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US coal miners leveraging demand spike to lock in future sales

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An eastbound coal train swings through the curves at Sully Springs, North Dakota, passing an oil well in the process.
Mike Danneman/Moment via Getty Images

U.S. coal producers are leveraging a recent spike in demand to lock in longer-term commitments that reduce uncertainty around the industry's future.

The boon in sales, coming amid an economic rebound and a bump up in natural gas prices, would seem to run counter to decarbonization efforts by world leaders meeting in Scotland in November to discuss global decarbonization. St. Louis-based Arch Resources Inc. and Peabody Energy Corp., owners of the largest coal mines in the U.S., both reported selling out or nearly selling out planned tonnage through 2022 during third-quarter earnings calls. Other coal producers are also reporting success in capturing multiyear contracts that allow them to confidently ramp up coal production.

"Utilities would love to be restocking right now," Alliance Resource Partners LP President and CEO Joseph Craft told investors Oct. 25. "But they're more focused on ... getting the coal that they got under contract so that they're prepared for the winter without having to run out coal."

'Levels we have never seen before'

The economy is bouncing off the pandemic-driven lows seen in 2020, and natural gas prices have risen substantially, creating demand for U.S. coal power and making plants more economical to run. Global demand for both thermal and metallurgical coal has also increased at the same time that U.S. coal producers are finding their way into new markets. A trade dispute that has halted the flow of coal from Australia to China has been a boon for U.S. coal miners.

"The combination of solid market fundamentals across the world and ongoing geopolitical tensions between the world's largest met coal consumer and the world's largest met coal producer have elevated pricing for our products to levels we have never seen before," Warrior Met Coal Inc. CEO Walter Scheller said on the company's Nov. 2 earnings call.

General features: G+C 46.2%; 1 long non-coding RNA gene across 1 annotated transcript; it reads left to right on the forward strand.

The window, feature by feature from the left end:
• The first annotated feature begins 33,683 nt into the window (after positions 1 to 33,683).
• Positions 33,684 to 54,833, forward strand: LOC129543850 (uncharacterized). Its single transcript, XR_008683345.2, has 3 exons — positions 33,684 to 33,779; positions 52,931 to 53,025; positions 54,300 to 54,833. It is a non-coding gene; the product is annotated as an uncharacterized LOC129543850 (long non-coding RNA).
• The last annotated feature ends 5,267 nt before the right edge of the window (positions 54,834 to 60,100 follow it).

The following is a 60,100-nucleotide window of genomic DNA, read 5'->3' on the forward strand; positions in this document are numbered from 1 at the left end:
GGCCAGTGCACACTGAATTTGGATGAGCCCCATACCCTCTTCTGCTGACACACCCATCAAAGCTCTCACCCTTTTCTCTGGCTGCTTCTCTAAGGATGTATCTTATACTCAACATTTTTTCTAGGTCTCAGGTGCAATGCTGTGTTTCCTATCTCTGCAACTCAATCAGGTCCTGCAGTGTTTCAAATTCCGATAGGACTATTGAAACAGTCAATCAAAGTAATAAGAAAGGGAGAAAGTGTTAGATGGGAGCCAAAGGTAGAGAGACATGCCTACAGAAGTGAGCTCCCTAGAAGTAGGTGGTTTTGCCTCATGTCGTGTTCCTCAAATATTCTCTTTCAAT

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While U.S. thermal coal demand is likely to contract again in the coming months, many producers are now locking in sales at favorable prices several years into the future.

"Across the globe, we are seeing record coal index prices in each market segment and demand returning to near pre-pandemic levels," Peabody President and CEO James Grech said.

Several metallurgical coal producers also expressed optimism that even if Australia and China resolve their trade dispute, a lack of new coal supply and interest in ramping up a global build-out of infrastructure will continue to support higher prices.

"Who says Christmas can't come a little early? We are now three quarters through having our best year of financial and operational performance since we went public," Ramaco Resources Inc. founder, Chairman and CEO Randall Atkins said on a Nov. 3 earnings call following the announcement of a newly acquired coal asset, a regular quarterly dividend and nearly completed 2022 coal sales.

Craig Nunez, president and COO of Natural Resource Partners LP, a Texas-headquartered company that leases mineral reserves to multiple coal operators, noted the benefits of higher metallurgical coal prices are also showing up in the partnership's cash flow now and higher thermal pricing is likely to soon benefit the company as well.

Locking in coal purchases

With prices high, the dynamic between coal producers and consumers has become somewhat more favorable for producers, reducing the risk of major investments into new production.